Thursday, October 22, 2015

Antique Mall Mystery Pack: Blue Jays

I'm sure most collectors my age subscribed to Beckett as kids. Maybe some of us still do.

For a while, they had a feature where readers would add humorous captions to various baseball cards. Something along the lines of "He's at lunch. Can I take a message?" on one of those call to the bullpen cards.

1994 Score #43 Roberto Alomar
And I always wanted to caption a card like this as "Hurry up and take the picture! I can't hold this pose much longer!"

Comedy gold when you're ten.

Anyway, another one of my Antique Mall Mystery Packs from the Brass Armadillo jogged that particular memory, even though this pack was a bit less interesting than the Mets or Pirates.

1994 Score #427 Paul Molitor
In fact, there was quite a bit of Score product in this pack. I recognize these guys from the 1993 World Series, the last time the Blue Jays were in the postseason. Especially after that Tulowitzki trade, I'm pulling for them this year, but their prospects for advancing are not looking great, as they're down three games to two to the Royals and headed back to Kansas City.

Night Owl wrote a post last week about the prevalence of "hatless" players in some early Topps sets, but a good mix of that and action shots like Alomar's make for a pretty good set. Of course, these dark blue borders are seriously fragile (note the damage on the left edge), but that doesn't stop 1994 Score from being my favorite of their whole run.

1993 Score #602 Tom Henke
1993 wasn't bad either, and I remember getting a pack or two of this product from my dad for a Hanukkah present. The font's a little hard to read, but it is a surprisingly bold design for being so minimal.

I've worn glasses since before I was 5, so seeing a pro ballplayer wearing them was always cool. And I'm not talking about crazy goggles like Alex Cole or Chris Sabo, just plain old nerdy glasses. Greg Maddux wore them from time to time, too.

1994 Topps Gold #511 Devon White
This is totally a trip down memory lane, which is exactly what antique stores are selling, I guess. One-per-pack 1993 and 1994 Topps Gold cards were prized treasures of my early collection, and 1994 Topps was the first factory set I saved up enough to purchase. I've seen this card plenty, though this Gold parallel is a new addition.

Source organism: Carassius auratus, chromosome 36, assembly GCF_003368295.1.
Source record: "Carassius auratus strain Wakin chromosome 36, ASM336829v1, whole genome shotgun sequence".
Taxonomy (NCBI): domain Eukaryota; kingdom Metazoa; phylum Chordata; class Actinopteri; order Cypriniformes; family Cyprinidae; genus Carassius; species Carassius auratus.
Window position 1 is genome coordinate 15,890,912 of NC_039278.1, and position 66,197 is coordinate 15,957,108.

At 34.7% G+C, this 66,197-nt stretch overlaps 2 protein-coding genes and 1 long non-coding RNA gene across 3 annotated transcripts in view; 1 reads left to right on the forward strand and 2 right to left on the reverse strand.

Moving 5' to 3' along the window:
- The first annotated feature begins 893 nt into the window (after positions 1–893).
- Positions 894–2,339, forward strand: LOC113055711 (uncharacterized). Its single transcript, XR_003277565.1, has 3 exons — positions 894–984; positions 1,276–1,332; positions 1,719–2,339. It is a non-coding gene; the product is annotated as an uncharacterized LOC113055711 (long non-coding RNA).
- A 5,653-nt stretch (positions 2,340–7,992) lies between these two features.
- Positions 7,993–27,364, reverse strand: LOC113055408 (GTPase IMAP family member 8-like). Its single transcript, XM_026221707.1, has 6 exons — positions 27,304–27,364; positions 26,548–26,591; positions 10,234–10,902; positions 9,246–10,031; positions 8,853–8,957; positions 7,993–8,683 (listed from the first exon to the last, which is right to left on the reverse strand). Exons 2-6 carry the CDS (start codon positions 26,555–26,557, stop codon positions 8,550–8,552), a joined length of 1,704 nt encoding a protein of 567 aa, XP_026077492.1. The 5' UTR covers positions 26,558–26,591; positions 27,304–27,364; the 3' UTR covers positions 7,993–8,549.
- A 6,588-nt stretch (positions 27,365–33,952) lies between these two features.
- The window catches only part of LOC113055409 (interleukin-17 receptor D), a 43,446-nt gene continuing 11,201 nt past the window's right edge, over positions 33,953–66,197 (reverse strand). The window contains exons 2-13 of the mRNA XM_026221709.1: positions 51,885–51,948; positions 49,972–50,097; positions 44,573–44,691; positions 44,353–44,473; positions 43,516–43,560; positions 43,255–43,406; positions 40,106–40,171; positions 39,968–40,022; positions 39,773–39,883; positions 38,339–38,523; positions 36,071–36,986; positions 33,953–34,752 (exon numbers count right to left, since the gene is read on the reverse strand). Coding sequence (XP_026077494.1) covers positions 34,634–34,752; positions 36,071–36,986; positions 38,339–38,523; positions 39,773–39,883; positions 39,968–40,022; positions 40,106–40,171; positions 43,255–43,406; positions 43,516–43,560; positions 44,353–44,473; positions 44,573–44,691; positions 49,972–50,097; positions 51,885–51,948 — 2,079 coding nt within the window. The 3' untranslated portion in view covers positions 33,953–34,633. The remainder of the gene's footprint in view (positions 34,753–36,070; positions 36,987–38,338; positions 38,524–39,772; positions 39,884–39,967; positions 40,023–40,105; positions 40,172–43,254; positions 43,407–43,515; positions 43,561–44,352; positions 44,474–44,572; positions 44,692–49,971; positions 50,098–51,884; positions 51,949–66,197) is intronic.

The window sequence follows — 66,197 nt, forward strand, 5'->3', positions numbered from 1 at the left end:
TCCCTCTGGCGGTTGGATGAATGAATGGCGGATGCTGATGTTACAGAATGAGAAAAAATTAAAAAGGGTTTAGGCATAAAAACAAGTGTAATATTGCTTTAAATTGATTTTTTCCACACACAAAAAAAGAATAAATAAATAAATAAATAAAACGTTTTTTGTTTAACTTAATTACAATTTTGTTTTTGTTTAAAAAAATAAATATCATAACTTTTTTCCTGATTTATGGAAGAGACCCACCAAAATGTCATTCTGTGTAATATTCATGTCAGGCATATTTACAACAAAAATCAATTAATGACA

Devon White was an important part of the Blue Jays' back-to-back World Series wins, and judging from all that mail, he was quite the fan favorite.

1993 Upper Deck #425 Carlos Delgado
Carlos Delgado had yet to make his mark on the majors the last time the Jays were a contender, and he looks so young in this photo! The back of this card details how he was tearing up the minor leagues in 1992, well on his way to wielding the wooden tools in that bat rack to hit darn near 500 home runs before he retired.

1993 Upper Deck #339 Duane Ward
I don't remember Duane Ward as well as some of these other guys, but it's a perfect example of the legendary awesomeness that is 1993 Upper Deck. Pre-game stretching while on the road? Might as well blow a bubble.

I didn't really have a good appreciation of the closer role (when are we just going to break down and call it a "position"?) until I started playing Fantasy baseball in 2005, let alone an understanding of a "save situation". Still, Ward was good for 45 saves in 1993, and even got the W in the final Game 6, thanks to this next guy.

1994 Score Gold Rush #73 Joe Carter
One can hardly say a word about the Blue Jays, especially this time of year, without mentioning Joe Carter. His home run in Game 6 of the 1993 World Series was only the second time anyone won the whole darn championship in walkoff home run fashion, other than the (in)famous Bill Mazeroski. There have been plenty of walkoff home runs in World Series history, names you're sure to recognize, like Kirk Gibson, Carlton Fisk, and Derek Jeter. But only Carter and Mazeroski got to raise the trophy immediately after rounding the bases.

It's a tall order for the Blue Jays at this point, but if there was ever a team to add to that list, its the 2015 Jays and their stacked lineup.

Up next, the Houston Astros, which will be the last Mystery Pack of a 2015 Postseason team.


  1. You're not talking about the Brass Armadillo in Des Moines, are you? I didn't realize they carried cards. What card shop do youfrequent in Des Moines?

    1. No, actually the one in Denver. But I'm sure you'll be able to dig up a few at your Des Moines location!

  2. 1994 was a good year for cards. All the major manufacturers had really nice designs.